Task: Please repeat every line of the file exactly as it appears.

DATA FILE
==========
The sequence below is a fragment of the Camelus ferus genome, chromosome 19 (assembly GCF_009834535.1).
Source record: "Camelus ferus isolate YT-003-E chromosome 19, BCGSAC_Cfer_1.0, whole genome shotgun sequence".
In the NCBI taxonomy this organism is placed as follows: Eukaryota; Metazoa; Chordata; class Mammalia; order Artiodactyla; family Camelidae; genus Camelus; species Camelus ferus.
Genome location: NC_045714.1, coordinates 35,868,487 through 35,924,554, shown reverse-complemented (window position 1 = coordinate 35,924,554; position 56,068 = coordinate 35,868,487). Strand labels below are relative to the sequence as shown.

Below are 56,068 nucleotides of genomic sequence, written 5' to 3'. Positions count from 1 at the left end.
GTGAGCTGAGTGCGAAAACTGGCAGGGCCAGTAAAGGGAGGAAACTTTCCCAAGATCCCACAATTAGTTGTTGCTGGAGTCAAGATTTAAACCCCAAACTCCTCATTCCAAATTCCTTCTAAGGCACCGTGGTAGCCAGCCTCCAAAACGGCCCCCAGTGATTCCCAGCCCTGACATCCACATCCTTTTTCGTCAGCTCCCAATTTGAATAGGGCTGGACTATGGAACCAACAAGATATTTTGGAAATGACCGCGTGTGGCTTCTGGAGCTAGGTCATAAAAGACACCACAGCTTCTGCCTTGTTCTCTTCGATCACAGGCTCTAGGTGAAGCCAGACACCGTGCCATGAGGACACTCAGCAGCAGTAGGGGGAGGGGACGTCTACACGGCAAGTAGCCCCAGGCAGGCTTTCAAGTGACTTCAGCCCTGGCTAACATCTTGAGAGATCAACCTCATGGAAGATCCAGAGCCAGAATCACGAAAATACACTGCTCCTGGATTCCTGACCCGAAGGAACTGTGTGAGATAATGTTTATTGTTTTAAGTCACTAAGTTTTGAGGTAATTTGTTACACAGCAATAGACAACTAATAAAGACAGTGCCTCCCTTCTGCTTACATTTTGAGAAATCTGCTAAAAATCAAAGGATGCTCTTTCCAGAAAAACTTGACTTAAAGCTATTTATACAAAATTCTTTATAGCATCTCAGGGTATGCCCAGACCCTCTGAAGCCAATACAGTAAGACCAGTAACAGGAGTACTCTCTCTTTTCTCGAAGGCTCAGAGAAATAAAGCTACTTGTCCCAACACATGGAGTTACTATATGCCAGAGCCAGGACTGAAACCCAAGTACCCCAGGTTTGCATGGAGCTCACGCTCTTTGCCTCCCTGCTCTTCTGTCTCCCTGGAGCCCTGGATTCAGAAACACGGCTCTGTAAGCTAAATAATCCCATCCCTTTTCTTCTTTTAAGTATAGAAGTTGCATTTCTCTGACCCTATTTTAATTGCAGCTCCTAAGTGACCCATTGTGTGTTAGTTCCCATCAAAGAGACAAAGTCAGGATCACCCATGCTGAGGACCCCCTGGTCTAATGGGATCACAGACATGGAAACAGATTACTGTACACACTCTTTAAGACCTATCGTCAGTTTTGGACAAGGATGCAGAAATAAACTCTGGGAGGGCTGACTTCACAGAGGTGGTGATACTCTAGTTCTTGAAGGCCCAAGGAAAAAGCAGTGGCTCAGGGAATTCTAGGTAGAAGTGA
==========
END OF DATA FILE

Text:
The sequence below is a fragment of the Camelus ferus genome, chromosome 19 (assembly GCF_009834535.1).
Source record: "Camelus ferus isolate YT-003-E chromosome 19, BCGSAC_Cfer_1.0, whole genome shotgun sequence".
In the NCBI taxonomy this organism is placed as follows: Eukaryota; Metazoa; Chordata; class Mammalia; order Artiodactyla; family Camelidae; genus Camelus; species Camelus ferus.
Genome location: NC_045714.1, coordinates 35,868,487 through 35,924,554, shown reverse-complemented (window position 1 = coordinate 35,924,554; position 56,068 = coordinate 35,868,487). Strand labels below are relative to the sequence as shown.

Below are 56,068 nucleotides of genomic sequence, written 5' to 3'. Positions count from 1 at the left end.
GTGAGCTGAGTGCGAAAACTGGCAGGGCCAGTAAAGGGAGGAAACTTTCCCAAGATCCCACAATTAGTTGTTGCTGGAGTCAAGATTTAAACCCCAAACTCCTCATTCCAAATTCCTTCTAAGGCACCGTGGTAGCCAGCCTCCAAAACGGCCCCCAGTGATTCCCAGCCCTGACATCCACATCCTTTTTCGTCAGCTCCCAATTTGAATAGGGCTGGACTATGGAACCAACAAGATATTTTGGAAATGACCGCGTGTGGCTTCTGGAGCTAGGTCATAAAAGACACCACAGCTTCTGCCTTGTTCTCTTCGATCACAGGCTCTAGGTGAAGCCAGACACCGTGCCATGAGGACACTCAGCAGCAGTAGGGGGAGGGGACGTCTACACGGCAAGTAGCCCCAGGCAGGCTTTCAAGTGACTTCAGCCCTGGCTAACATCTTGAGAGATCAACCTCATGGAAGATCCAGAGCCAGAATCACGAAAATACACTGCTCCTGGATTCCTGACCCGAAGGAACTGTGTGAGATAATGTTTATTGTTTTAAGTCACTAAGTTTTGAGGTAATTTGTTACACAGCAATAGACAACTAATAAAGACAGTGCCTCCCTTCTGCTTACATTTTGAGAAATCTGCTAAAAATCAAAGGATGCTCTTTCCAGAAAAACTTGACTTAAAGCTATTTATACAAAATTCTTTATAGCATCTCAGGGTATGCCCAGACCCTCTGAAGCCAATACAGTAAGACCAGTAACAGGAGTACTCTCTCTTTTCTCGAAGGCTCAGAGAAATAAAGCTACTTGTCCCAACACATGGAGTTACTATATGCCAGAGCCAGGACTGAAACCCAAGTACCCCAGGTTTGCATGGAGCTCACGCTCTTTGCCTCCCTGCTCTTCTGTCTCCCTGGAGCCCTGGATTCAGAAACACGGCTCTGTAAGCTAAATAATCCCATCCCTTTTCTTCTTTTAAGTATAGAAGTTGCATTTCTCTGACCCTATTTTAATTGCAGCTCCTAAGTGACCCATTGTGTGTTAGTTCCCATCAAAGAGACAAAGTCAGGATCACCCATGCTGAGGACCCCCTGGTCTAATGGGATCACAGACATGGAAACAGATTACTGTACACACTCTTTAAGACCTATCGTCAGTTTTGGACAAGGATGCAGAAATAAACTCTGGGAGGGCTGACTTCACAGAGGTGGTGATACTCTAGTTCTTGAAGGCCCAAGGAAAAAGCAGTGGCTCAGGGAATTCTAGGTAGAAGTGA